Cigar Butt Investing – The Old School Method

Wall St. Nerd


Updated on

February 19, 2023


The cigar butt investing approach describes the practice that Warren Buffett used for years at the beginning of his investment career. Buffett adopted this approach from his mentor Benjamin Graham, who developed the concept of so-called "net net stocks" during the Great Depression in the 1930s.


What exactly is the cigar butt investing approach?

Essentially, the cigar butt investing approach focuses on buying distressed companies that are trading on the stock market at a high margin of safety or below their balance sheet assets based on a conservative assessment of their true economic value.

Warren Buffett likened this method of investing in equities to picking up a discarded cigar butt on the street for one last puff. The stub may be ugly and damp, but the puff is free.

When investing in net-net stocks, Benjamin Graham looked for shares in companies trading at less than two-thirds of their net current assets (current assets - current liabilities). Even if the share price only returned to the value of net current assets, this would mean a gain of 50%.

The cigar butt approach is therefore a successful investment strategy because the shares that investors buy using this method are, by definition, absurdly cheap. So wrote Warren Buffett in his 2014 letter to Berkshire Hathaway shareholders:

My cigar-butt strategy worked very well while I was managing small sums. Indeed, the many dozens of free puffs I obtained in the 1950s made that decade by far the best of my life for both relative and absolute investment performance. - Chairman’s letter 2014

Disadvantages of Cigar Butt Investing

Although cigar butt investing was very successful for Warren Buffett in his early years, he abandoned the approach - under the influence of Charlie Munger - as his career progressed.

In his 1989 shareholder letter, Buffett wrote under the heading "The Mistakes of the First Twenty-Five Years (condensed version)" that while the cigar butt investing approach was rewarding, buying companies with such an approach was foolish (unless you were a bankruptcy trustee).

Companies that are apparently cheap on the stock market usually have problems. Such problems can be company-specific, industry-related or macro-related. In any case, they are the reason why the companies' shares trade at a discount to their intrinsic value on the stock market.

The key question in cigar butt investing is whether the existing difficulties are temporary or permanent. After all, if the problems cannot be solved within a manageable period of perhaps 3 to 5 years and the share price closes the gap to the actual value of the company, the supposed bargain purchase may be a value trap.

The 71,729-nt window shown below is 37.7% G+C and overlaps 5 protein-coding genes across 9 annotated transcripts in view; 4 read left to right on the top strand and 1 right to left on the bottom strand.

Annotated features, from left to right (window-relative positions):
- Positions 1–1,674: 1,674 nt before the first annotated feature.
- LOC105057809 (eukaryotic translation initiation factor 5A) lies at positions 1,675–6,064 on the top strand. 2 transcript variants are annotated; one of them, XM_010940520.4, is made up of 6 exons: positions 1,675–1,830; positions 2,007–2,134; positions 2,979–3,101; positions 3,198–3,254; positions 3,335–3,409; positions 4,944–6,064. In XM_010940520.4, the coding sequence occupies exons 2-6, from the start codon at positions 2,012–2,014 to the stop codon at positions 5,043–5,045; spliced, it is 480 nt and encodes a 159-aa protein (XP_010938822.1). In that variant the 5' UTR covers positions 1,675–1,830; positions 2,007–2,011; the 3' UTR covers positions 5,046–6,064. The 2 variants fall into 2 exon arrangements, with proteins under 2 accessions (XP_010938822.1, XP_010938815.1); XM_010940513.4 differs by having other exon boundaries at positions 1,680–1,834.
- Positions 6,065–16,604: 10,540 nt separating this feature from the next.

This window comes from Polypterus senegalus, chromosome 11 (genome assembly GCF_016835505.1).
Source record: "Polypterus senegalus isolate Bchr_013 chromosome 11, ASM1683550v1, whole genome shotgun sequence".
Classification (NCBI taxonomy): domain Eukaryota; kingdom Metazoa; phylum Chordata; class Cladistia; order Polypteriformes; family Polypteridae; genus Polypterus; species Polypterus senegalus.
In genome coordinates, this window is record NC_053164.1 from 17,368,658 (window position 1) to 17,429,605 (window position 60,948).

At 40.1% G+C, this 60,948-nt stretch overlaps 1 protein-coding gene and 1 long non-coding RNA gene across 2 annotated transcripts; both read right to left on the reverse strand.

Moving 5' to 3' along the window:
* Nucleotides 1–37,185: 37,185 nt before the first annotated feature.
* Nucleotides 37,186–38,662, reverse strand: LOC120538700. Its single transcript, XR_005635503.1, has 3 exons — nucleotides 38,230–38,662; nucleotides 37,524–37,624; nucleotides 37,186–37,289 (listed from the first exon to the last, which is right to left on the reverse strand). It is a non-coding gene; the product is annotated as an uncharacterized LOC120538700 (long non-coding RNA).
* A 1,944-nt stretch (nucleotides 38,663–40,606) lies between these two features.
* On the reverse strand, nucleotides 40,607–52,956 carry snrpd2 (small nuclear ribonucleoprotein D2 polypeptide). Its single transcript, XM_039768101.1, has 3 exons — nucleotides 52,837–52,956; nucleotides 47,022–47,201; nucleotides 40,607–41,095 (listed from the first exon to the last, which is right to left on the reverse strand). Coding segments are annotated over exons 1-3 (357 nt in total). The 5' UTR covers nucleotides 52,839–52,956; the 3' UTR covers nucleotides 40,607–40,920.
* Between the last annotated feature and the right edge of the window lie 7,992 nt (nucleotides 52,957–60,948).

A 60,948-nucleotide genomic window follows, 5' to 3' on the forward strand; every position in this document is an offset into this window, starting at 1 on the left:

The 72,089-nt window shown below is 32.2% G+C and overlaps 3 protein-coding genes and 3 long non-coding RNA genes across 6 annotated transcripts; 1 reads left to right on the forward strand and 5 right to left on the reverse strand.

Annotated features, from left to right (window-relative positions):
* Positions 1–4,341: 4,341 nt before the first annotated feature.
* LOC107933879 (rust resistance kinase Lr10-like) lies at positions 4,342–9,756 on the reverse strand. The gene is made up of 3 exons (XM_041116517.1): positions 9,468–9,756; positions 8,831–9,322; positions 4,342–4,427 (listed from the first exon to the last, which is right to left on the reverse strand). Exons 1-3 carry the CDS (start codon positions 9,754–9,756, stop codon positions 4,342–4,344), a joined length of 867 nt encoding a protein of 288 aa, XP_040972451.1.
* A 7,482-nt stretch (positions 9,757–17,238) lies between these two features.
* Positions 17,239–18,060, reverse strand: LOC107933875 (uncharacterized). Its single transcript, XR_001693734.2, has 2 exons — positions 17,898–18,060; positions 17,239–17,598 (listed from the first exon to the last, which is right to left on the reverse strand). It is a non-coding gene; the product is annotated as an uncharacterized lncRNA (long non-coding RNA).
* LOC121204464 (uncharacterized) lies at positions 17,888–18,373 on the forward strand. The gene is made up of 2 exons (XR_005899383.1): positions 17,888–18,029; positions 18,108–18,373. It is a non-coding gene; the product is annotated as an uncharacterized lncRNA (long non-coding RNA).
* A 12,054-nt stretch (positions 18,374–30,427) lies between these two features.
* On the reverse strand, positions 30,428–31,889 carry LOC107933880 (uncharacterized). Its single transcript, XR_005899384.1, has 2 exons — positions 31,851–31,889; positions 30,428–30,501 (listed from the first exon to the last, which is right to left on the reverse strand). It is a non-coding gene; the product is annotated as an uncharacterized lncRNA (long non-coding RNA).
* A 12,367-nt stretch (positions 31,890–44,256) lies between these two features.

The success of the cigar-stump approach depends on a temporary rise in the price of an investment, which may occur too late or perhaps not at all. For example, suppose an investor buys a stock at 60% of its calculated value and plans to sell it once the stock market prices the company at its full value.

If the price increases within 3 years, the average annual return on the investment would be 18.6%. If the share takes 5 years to rise in price, the return is still an attractive 10.8% per annum. If, however, the share needs 10 years, the annual return to be achieved would be considerably less attractive at 5.2%.

Moreover, there is always the possibility that the company's business fundamentals will continue to deteriorate over time, leading to a reduction in the actual economic value. This is why Warren Buffett said, "Time is the friend of a good business and the enemy of the mediocre."

For the same reason, Benjamin Graham also recommended selling stocks after a holding period of 5 years if the stock market has not realised the actual value during that period. But even if investing in a cigar butt works, the tax due on the proceeds of sale reduces the return.

Warren Buffett's investment philosophy today

Although Warren Buffett achieved great success with the cigar butt approach, he has stopped using this strategy. Today, he focuses on high-quality companies that have economic moats. One important reason for this was that Buffett's financial resources have grown considerably over the years.

But a major weakness in this approach gradually became apparent: Cigar-butt investing was scalable only to a point. With large sums, it would never work well.

Moreover, if investors hold companies with high quality (good management, good economic prospects) for a very long period of time, they have the advantage that the compound interest effect can work unhindered and is not interrupted by recurring tax payments.

Nevertheless, the cigar butt investing approach offers private investors in particular the opportunity to maximise their profits by using their structural advantage of investing with small sums and also buying undervalued shares with lower market capitalisation.

However, due to the increased risk, this should be done using a statistical group approach, such as that used by Walter Schloss. Schloss was always broadly diversified and held more than 100 stocks in his portfolio during most of the time. He thus achieved an average annual return of 20% over a 47-year period.

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Serial entrepreneur, value investor and angel investor. Founder of Wall St. Nerd. Join me here on to learn how to read financial statements, find healthy companies, and invest your money wisely.

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